As long as we continue to teach our children these things, prayer, devotions, journaling, taking notes during a sermon, and as long as our intentions are about developing a relationship with God, then a firm foundation has been established. The story of the Wise and Foolish man makes it clear. Floods will come. We will experience difficulty. But if we base our lives, our hopes, our fears, our desires, our struggles in God, then we can weather the storm. We can stand strong while things are tough. And we will come out on the other side standing strong.

And that's what we want to pass on to our children. And that's what I want to pass on to you. And that is what God wanted to remind me this week.

May your foundation be firm and you, too, save your house from destruction.

Monday, February 4, 2013

Low Carb Crepes: A REVIEW

As a low carb-er, I am finding that eggs are becoming pretty essential to my weight loss. And as much as I like eggs, there's only so much fried eggs, boiled eggs, omelets, and quiches I can eat for breakfast. And because I'm a new low carb-er, I still crave the taste of bread. So when I saw "Low Carb Crepes" on one of my new favorite food blogs, Your Lighter Side, I about did a flip in my kitchen. I have made crepes before {see here for a not-so-low-carb recipe}, using an egg-based flour mixture, and they are delicious, but not so good for someone who is trying to lose that nasty weight.

I attempted this recipe, keeping it as close as I could, based on what ingredients I had in the house. I put the recipe in MyFitnesspal.com to see if my adjustments kept it the same amount of carbs...and they did. So I will be sharing the recipe with you, giving you the review.

Low Carb Crepes {Original recipe found HERE}
Note: An asterisk * shows that this is an ingredient that was NOT on the original. Please see the original recipe, link above, for clarification.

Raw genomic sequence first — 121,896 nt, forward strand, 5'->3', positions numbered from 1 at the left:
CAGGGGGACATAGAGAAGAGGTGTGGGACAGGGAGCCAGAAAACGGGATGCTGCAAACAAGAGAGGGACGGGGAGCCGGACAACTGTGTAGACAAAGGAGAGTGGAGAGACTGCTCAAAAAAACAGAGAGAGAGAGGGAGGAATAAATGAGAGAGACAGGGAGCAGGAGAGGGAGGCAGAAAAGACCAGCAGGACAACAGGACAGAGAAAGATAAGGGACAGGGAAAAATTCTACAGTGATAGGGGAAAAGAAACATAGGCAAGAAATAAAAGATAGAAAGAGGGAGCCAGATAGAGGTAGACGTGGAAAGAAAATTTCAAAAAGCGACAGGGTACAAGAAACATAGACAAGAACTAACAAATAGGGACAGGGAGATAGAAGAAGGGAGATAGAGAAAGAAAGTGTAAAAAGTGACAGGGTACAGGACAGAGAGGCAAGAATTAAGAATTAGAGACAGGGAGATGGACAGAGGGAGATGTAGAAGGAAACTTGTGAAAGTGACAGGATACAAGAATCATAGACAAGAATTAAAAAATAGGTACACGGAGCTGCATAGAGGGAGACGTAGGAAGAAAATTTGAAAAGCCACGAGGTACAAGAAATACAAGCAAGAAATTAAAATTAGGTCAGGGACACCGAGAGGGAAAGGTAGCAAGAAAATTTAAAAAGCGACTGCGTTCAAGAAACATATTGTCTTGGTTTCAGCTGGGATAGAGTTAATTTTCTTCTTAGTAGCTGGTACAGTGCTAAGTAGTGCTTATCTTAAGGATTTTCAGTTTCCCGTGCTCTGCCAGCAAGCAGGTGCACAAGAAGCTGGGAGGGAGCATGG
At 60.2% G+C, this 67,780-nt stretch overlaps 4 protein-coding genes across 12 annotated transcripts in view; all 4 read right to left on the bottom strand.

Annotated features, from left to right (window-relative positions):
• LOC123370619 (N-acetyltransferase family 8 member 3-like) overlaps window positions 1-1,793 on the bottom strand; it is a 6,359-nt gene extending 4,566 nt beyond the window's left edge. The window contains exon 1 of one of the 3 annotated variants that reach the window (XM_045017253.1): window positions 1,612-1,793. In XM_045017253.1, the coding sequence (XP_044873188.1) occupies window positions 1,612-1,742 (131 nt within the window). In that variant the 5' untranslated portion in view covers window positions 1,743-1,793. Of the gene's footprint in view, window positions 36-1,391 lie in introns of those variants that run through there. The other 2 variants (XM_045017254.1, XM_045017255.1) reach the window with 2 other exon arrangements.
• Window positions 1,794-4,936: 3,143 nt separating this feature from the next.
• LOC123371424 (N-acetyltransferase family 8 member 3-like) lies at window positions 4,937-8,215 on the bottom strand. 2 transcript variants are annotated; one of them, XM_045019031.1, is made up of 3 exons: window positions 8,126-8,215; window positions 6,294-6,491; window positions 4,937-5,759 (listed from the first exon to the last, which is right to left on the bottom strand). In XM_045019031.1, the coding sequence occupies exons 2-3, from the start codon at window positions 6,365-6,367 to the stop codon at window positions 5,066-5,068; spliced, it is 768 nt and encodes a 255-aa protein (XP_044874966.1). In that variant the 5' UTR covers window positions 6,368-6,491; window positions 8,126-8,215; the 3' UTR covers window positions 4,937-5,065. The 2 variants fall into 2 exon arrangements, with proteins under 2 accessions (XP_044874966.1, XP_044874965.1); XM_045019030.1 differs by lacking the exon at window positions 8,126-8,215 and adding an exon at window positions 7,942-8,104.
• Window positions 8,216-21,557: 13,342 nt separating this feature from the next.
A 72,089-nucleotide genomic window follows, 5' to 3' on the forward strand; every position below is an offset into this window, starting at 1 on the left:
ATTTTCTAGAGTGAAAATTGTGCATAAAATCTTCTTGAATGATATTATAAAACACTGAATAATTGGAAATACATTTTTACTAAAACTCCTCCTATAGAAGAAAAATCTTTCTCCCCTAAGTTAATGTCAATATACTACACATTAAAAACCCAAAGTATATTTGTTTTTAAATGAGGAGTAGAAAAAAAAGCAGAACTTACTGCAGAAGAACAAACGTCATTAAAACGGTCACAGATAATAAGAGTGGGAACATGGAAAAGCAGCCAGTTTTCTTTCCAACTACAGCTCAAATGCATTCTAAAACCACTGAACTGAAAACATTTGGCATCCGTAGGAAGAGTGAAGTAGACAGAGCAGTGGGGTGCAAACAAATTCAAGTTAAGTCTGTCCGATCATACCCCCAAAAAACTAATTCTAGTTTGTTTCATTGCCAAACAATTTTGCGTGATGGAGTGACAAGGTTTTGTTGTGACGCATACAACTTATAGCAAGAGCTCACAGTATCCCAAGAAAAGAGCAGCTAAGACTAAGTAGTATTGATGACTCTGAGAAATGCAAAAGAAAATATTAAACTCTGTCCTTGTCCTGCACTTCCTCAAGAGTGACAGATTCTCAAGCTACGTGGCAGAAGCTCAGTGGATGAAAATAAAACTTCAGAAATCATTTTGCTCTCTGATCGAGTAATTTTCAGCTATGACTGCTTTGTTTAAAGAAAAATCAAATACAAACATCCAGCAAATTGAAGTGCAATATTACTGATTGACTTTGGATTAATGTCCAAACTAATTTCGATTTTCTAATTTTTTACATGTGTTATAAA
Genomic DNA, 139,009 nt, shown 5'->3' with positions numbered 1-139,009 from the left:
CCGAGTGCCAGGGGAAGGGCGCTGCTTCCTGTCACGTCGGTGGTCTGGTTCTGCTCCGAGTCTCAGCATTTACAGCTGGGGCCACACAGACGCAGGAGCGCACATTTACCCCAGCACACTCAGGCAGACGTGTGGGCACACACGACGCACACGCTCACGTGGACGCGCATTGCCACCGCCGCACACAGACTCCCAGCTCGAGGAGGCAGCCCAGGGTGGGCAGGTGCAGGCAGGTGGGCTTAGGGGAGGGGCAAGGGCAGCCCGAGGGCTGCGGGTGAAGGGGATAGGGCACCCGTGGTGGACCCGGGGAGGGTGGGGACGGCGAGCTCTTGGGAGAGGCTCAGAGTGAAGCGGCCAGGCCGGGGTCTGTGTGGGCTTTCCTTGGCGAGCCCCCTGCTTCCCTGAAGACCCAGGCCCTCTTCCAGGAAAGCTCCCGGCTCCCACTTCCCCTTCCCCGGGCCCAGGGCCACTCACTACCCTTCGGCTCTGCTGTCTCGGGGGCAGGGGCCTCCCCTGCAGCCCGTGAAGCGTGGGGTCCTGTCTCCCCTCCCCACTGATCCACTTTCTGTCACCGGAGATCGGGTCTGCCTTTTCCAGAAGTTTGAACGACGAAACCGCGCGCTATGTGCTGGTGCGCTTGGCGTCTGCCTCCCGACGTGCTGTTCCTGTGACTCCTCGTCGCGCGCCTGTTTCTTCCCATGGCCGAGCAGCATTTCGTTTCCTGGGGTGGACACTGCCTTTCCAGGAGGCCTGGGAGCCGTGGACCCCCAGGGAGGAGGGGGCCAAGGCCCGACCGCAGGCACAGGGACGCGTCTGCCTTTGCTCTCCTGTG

• 3 eggs, separated
  • 3 ounces cream cheese
  • 1 tsp baking powder
  • 1/8 tsp cream of tartar
  • 2 Tbsp Aunt Jemima low sugar syrup*
  • 2 Tbsp coconut oil*
  • 1 cup whipping cream
  • 2 packets of Pyure Stevia*
  • 1/2 cup frozen berries *{the original recipe does not say how much. For just myself, I used a little less than 1/4 cup}
Directions: Because I did almost exactly what she did on her recipe, I am just pasting it below. Any changes will have a bolded statement next to it. 

In a bowl, whip egg whites with cream of tartar until peaks are stiff (about 5 minutes).
In separate bowl, blend cream cheese, yolks, baking powder and Aunt Jemima low sugar syrup. Adding half of the yolk batter at a time to the whites and using a tall spoon (I use an iced tea spoon), make a lazy sine wave {not sure what a "lazy sine wave" is, so I just gently folded} through the batter once. Turn the bowl 90 degrees and repeat. Add second half of the yolk mix and repeat sine wave two more times.
Using scant ½ cup scoop {I just spooned out batter to make 4-inch crepes}, drop batter onto heated pan. Let cook until bottom is firm (the batter’s not yours) about 3-5 minutes. Flip and press lightly. Let cook for another 1-2 minutes, until crepe is set. Move to a plate to cool.
When ready to serve:
Arrange crepes on a plate (best looking side down).
In a bowl, whip heavy cream with two packets Stevia until still peaks form. Spoon cream into the center of each crepe. Roll and place seam-side down. Tuck fresh fruit in, on and around the crepes. Sprinkle one packet of Splenda along the top (optional). {I did NOT do this}